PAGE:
1) Turn in an electronic version of your timeline and references in Adobe acrobat pdf format to the personal storage space on ASULearn. On a Mac you can print to a pdf file. https://www.pdfonline.com/convert_pdf.asp also converts files to pdf. I will make your pdf publicly available.
2) Bring a printed version to class to post on the wall [I will bring tape].
3) We will divide up the class into two sessions (half the class will be next to the timeline as the other half examines them, and then we will switch roles). During your session, you must stand by your timeline to chat and answer questions. If you work with another person, they will be in the other session.
Here is a sample timeline from another class, which incorporates pictures of the related mathematicians.
Your topic will be approved on a first-come-first-served basis as a message to me on ASULearn. There is a maximum of 2 people per topic (you can work individually or together). Other topics may be approved if they relate to course topics and have a rich history.
Websites such as the MacTutor History of Mathematics archive (O'Connor and Robertson, 2005) provide an extensive collection of articles on particular people and topics. The Earliest Known Uses of Some of the Words of Mathematics (Miller, J, 2008) can provide history on the development as well as the first published appearance of terms such as the Klein bottle. Other pages, such as Wikipedia's History of geometry can also be useful.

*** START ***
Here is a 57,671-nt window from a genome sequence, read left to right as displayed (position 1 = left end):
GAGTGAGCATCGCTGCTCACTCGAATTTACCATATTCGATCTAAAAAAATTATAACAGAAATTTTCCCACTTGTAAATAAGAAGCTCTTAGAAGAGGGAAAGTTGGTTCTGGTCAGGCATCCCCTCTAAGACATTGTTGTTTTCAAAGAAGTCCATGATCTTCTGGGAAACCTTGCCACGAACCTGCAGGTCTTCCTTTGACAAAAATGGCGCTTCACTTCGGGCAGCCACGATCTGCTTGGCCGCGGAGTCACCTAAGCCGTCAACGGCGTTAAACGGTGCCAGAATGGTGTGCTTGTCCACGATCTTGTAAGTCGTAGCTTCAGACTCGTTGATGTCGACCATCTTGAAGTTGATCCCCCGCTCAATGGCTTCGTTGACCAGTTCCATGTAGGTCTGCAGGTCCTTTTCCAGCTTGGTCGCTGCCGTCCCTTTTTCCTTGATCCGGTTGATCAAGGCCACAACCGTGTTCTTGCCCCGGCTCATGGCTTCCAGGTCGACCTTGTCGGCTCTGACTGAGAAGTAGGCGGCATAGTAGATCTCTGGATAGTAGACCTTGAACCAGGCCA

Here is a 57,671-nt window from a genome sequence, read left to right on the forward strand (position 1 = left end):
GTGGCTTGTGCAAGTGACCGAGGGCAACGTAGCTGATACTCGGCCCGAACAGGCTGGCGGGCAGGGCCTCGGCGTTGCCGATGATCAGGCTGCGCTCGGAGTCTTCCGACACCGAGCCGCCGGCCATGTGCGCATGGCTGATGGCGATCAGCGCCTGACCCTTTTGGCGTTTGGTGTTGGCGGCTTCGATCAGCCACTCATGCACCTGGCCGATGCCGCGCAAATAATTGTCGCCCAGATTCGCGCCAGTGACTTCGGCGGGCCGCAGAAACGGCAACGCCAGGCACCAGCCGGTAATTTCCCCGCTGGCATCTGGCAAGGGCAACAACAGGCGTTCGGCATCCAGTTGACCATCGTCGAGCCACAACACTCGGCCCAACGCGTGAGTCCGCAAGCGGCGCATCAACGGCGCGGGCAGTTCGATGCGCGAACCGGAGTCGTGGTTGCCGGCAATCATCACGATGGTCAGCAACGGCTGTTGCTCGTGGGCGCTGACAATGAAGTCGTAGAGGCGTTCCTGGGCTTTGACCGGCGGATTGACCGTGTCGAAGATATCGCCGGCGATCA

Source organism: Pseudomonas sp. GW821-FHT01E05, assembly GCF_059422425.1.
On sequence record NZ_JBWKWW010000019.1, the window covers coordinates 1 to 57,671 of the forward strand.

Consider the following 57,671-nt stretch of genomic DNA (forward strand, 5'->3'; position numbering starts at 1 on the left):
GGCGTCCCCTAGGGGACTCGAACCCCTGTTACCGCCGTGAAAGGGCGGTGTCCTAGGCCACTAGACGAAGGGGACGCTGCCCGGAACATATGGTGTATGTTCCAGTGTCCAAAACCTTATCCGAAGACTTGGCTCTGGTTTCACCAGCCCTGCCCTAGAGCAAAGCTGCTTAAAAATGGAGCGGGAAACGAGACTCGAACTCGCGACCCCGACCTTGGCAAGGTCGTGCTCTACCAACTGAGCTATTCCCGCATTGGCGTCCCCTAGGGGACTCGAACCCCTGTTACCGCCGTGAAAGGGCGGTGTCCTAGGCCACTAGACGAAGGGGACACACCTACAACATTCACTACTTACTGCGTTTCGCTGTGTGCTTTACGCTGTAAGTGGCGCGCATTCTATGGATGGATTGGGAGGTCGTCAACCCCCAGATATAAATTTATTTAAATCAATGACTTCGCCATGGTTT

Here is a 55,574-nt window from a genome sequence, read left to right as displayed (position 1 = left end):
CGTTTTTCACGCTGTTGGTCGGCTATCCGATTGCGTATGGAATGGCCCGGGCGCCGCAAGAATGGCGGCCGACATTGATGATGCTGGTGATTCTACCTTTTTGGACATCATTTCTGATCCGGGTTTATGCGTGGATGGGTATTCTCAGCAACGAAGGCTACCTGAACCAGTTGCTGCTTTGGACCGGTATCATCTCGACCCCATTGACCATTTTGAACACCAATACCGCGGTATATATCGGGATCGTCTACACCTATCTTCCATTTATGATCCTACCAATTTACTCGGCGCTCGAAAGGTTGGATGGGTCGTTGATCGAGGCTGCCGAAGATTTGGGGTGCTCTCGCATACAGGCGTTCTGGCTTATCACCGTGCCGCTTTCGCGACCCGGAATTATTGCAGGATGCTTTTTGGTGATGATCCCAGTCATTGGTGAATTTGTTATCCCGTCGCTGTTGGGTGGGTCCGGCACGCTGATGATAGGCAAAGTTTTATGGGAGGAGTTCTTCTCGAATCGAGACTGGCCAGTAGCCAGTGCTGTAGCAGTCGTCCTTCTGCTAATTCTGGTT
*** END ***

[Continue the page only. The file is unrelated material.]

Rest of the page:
Some topic searches may yield many unrelated pages or be too general a search - for example, surfaces means many different things in real-life. However, modifying a search for information related to specific surfaces like the Klein bottle, torus, cylinder, often results in history within those pages. The "history of spherical geometry" will often yield information on the history of the sphere.
Similarly, the history of similarity might be too general a search. A modified search such as the history of "similar triangles" can be more productive and it leads to a mathematics history journal article Proportionality in Similar Triangles: A Cross-Cultural Comparison
As always, I is happy to help in office hours or on ASULearn.